Jewish World Review April 18, 2001 / 25 Nissan, 5761
The first is Shane Osborn, the sort of young American who sustains the faith of us middle-aged folks. Is he out of central casting, or what? Modest, religious, patriotic and brave, he really does deserve the hero label that Americans have too promiscuously slapped on everyone who endures hardships these days. To manage to keep his head in that cockpit -- upside down, with klaxons sounding, and wind roaring through the holes, and few controls responding while the plane plunged out of control toward the sea -- that is rare courage and skill.
To cement his hero stature, Osborn turned aside praise, giving God and/or luck the credit. So long as America continues to turn out young people of this caliber, we cannot be too severely off track.
Nearly everyone gives the president high marks for his handling of the matter, but perhaps his finest moment came in the aftermath of success. There is little doubt that if a previous president had been in office, he would have high-tailed it out to Whidbey Island to "welcome" the returning air crew home. In so doing, he would have made himself, and not the hero/pilot Shane Osborn and the other Navy airmen, the story. President Bush had the good judgment and reserve to permit the servicemen (and women) their moment in the sun. He'll have them to the White House at a later time, which is fine.
What does this episode teach us about relations with China?
For those who believed that since China has become a major exporter, she has become a normal nation, this serves as a wake-up call. China remains among the least free nations on earth, and is controlled by a cruel and ruthless bunch who are not above jailing people who attempt to form an independent political party (the China Democratic Party), torturing priests and ministers who attempt to spread Christianity, and ripping babies out of the wombs of women who have gotten pregnant without permission.
In just the past several weeks, the Chinese government has imprisoned four ethnic Chinese with ties to America. Gao Zhan, a sociology professor from American University, had traveled to China with her husband and 5-year-old son. She was charged with spying, and her child, who was born in America, was taken from her. Gao is a permanent resident of the United States and her son, obviously, is a citizen.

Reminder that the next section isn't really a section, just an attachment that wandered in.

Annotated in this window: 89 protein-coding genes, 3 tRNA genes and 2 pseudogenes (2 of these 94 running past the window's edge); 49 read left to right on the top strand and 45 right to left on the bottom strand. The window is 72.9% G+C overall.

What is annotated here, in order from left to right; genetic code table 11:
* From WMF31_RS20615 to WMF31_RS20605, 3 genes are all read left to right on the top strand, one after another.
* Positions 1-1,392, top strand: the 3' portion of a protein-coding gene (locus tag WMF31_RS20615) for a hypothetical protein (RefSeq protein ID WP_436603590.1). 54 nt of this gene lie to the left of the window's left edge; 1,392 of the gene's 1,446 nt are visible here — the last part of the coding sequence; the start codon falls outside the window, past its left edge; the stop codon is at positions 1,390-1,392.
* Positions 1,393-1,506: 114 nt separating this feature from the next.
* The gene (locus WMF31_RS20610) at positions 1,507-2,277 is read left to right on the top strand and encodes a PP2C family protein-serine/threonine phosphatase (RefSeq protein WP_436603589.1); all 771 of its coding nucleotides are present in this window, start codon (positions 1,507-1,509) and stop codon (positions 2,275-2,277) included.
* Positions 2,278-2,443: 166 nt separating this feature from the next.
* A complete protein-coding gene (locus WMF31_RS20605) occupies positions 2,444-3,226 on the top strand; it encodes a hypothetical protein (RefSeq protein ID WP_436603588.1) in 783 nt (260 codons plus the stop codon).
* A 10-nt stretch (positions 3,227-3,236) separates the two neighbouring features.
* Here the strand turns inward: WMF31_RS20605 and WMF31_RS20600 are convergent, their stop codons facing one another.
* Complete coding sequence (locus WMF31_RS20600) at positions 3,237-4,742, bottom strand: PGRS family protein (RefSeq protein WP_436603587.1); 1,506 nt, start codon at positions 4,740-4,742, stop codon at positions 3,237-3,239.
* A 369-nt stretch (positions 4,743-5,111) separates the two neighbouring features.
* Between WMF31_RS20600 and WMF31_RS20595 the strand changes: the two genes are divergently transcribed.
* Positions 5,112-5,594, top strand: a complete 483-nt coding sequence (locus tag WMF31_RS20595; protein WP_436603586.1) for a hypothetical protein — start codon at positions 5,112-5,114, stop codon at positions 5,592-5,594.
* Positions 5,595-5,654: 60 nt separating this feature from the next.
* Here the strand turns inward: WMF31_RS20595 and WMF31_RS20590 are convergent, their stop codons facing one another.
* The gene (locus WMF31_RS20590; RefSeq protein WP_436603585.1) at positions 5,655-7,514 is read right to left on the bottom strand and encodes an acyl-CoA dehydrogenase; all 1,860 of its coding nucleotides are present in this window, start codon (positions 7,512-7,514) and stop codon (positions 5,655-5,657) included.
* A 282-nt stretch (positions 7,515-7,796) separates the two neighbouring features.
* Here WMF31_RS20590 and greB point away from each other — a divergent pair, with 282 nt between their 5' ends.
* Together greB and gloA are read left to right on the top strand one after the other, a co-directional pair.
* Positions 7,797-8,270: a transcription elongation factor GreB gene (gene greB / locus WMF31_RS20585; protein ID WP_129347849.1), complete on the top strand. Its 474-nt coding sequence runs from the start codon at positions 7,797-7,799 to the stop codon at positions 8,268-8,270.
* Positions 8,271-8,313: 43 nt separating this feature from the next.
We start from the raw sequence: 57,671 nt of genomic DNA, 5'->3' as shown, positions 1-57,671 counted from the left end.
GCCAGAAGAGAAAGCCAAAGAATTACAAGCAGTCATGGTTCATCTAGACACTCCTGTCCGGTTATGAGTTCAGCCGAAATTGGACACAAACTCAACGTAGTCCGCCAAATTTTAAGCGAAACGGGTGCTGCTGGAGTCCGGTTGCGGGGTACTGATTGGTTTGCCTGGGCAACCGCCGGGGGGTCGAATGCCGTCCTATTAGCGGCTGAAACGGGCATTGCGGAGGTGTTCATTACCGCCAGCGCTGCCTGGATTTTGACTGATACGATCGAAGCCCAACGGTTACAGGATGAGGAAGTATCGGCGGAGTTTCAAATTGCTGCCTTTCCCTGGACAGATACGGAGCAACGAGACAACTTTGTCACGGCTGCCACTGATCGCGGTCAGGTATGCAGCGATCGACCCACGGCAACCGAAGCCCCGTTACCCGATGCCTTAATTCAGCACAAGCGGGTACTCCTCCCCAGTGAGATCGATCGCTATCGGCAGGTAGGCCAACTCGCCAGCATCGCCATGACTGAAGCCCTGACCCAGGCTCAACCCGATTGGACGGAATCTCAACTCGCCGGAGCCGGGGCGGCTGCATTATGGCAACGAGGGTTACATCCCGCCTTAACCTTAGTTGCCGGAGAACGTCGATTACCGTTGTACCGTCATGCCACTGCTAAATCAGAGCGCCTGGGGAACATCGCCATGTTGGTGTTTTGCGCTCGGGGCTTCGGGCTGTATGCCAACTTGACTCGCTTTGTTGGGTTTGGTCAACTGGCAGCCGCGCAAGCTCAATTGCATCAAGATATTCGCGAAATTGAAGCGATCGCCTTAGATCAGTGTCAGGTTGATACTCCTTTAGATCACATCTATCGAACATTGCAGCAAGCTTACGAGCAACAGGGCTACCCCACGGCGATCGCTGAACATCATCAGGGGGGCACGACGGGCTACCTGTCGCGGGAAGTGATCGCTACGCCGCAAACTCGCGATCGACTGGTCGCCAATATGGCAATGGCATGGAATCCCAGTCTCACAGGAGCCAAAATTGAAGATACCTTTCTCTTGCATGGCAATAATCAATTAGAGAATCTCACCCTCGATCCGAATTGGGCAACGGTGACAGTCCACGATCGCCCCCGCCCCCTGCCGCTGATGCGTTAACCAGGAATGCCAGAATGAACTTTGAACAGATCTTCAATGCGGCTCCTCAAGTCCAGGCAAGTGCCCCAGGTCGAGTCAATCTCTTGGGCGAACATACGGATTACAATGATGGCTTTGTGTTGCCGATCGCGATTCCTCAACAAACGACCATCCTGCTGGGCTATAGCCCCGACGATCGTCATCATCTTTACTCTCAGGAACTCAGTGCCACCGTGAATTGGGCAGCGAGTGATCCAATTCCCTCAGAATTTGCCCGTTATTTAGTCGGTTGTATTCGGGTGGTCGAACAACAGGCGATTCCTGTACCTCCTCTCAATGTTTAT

Does all of this mean that we are or should be engaged in a Cold War with China?
No. We engaged in a Cold War with the Soviet Union because, until 1989, the question of which system was superior -- free institutions and free markets, or central control of everything (the communist model) -- had not been settled. With the Soviet Union in the vanguard (as they used to say), the totalitarian idea was on the march, and our security was tied to that of free nations the world over.
But that argument was settled, once and forever, when the Berlin Wall was hacked to pieces by East and West Germans together, and when the Hammer and Sickle was lowered for the last time over the Kremlin. Are there redoubts of communism still hanging on like Japanese soldiers hidden in the Philippine jungle years after the surrender? Sure. One is 90 miles off our coast. Another is China.
But China has recognized that a free market, or a semblance thereof, is absolutely essential to its development. In the short term, while her government remains communist, this is cause for caution. The Chinese economy, in the service of a tyrannical and expansionist regime, can certainly be dangerous.
We must maintain vigilance, both military and psychological. But over time, it seems unlikely that China will be able to resist the tug of freedom. Part of what brought down the old Soviet empire was the fax machine and the computer, which permitted millions of ordinary people to see not just how much better life was in the West, but also how much their leadership had been lying to them. Unless a communist can completely control what his people know, he cannot hold power forever.
With patience and firmness, we can wait out the Chinese